As lawmakers weigh passing an automatic voting registration bill, they’d be wise to digest the recent ruling by the state’s highest court, which upheld Massachusetts’ law that requires citizens to join the voting rolls at least 20 days before Election Day.
The Supreme Judicial Court found that the 1993 statute does not violate the state constitution, as the plaintiffs in this case — the ACLU of Massachusetts, Chelsea Collaborative and MassVOTE — contend. The suit stems from efforts by these groups to allow voters to circumvent that law in order to vote in the 2016 state and presidential elections.
Passing an automatic voting sign-up law won’t solve the commonwealth’s scandalous lack of voter participation. It will just increase that sorry statistic by adding voters who apparently couldn’t be bothered to register previously. Had they cared, they could have easily done so in person or online via the secretary of state’s website.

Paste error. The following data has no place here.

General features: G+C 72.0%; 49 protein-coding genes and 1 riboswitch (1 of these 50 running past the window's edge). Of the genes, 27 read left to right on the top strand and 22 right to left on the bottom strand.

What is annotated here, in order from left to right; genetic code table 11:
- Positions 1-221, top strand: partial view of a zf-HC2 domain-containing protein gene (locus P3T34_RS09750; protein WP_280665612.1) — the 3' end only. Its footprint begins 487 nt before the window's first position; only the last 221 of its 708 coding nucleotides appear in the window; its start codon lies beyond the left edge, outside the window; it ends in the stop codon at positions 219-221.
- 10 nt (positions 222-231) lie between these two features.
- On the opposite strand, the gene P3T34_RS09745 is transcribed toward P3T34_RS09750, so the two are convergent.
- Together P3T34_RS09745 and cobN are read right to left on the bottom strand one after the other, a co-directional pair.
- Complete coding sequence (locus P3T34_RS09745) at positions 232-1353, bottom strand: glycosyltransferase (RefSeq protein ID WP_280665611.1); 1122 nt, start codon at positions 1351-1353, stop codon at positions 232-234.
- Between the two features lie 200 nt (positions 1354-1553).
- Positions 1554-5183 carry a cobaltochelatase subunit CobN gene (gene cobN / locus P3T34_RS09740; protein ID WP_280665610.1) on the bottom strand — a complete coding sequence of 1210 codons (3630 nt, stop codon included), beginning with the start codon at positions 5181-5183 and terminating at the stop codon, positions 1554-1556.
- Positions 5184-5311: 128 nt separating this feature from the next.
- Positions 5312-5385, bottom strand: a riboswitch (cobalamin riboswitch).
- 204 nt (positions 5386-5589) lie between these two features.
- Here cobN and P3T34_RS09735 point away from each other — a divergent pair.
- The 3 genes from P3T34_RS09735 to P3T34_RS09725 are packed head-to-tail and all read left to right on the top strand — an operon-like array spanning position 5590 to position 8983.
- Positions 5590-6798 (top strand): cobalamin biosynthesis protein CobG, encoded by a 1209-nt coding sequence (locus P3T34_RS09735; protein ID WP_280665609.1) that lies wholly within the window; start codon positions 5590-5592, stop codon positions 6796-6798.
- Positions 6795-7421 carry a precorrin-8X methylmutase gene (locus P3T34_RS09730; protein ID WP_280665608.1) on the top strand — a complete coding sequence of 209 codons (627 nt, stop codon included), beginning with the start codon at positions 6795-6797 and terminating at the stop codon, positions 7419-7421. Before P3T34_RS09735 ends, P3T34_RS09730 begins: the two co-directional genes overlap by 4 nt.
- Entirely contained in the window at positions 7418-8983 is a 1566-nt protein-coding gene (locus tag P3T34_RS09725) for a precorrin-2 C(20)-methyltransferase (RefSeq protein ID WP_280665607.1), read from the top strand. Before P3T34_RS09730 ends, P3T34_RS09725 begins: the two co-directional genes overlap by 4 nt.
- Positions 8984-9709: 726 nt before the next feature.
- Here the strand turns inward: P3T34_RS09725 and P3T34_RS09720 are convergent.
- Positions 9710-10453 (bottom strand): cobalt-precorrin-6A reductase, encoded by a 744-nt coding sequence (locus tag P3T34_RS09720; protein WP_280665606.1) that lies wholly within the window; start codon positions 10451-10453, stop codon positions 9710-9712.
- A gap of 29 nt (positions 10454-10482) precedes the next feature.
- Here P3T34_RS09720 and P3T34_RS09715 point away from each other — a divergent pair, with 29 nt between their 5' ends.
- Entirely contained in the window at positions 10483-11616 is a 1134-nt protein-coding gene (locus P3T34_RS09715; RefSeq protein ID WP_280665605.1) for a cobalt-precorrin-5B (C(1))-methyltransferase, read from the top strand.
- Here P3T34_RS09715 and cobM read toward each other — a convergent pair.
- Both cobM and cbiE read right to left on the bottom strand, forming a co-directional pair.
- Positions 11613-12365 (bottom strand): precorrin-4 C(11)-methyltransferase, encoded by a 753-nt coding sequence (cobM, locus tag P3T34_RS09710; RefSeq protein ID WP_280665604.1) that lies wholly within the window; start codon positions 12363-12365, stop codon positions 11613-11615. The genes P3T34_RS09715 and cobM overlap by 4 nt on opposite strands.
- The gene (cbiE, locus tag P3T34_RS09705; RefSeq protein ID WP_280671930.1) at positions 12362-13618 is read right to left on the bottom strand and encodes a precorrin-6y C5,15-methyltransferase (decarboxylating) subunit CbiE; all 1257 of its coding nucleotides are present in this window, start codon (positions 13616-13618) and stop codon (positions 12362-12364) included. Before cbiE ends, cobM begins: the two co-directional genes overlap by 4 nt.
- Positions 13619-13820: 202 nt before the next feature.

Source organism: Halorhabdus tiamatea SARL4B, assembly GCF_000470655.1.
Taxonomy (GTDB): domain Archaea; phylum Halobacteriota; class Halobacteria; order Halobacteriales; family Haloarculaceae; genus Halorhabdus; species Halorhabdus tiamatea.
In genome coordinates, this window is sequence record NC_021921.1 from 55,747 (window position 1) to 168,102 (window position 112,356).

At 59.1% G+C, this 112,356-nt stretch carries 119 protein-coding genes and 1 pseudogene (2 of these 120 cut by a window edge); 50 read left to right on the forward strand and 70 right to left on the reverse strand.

That’s essentially the same reasoning the justices employed in siding with the 20-day status quo in this case.
To paraphrase, the SJC’s opinion stated that anyone who took the time to inquire about the state’s voting regulations would have known about that 20-day rule.
But since personal responsibility no longer seems to be in vogue, some believe we need laws that place the responsibility for citizenship squarely on the state.
While the justices did note that lawmakers could revisit this issue and revise that 20-day period, at least for now, that’s not the prevailing judicial opinion.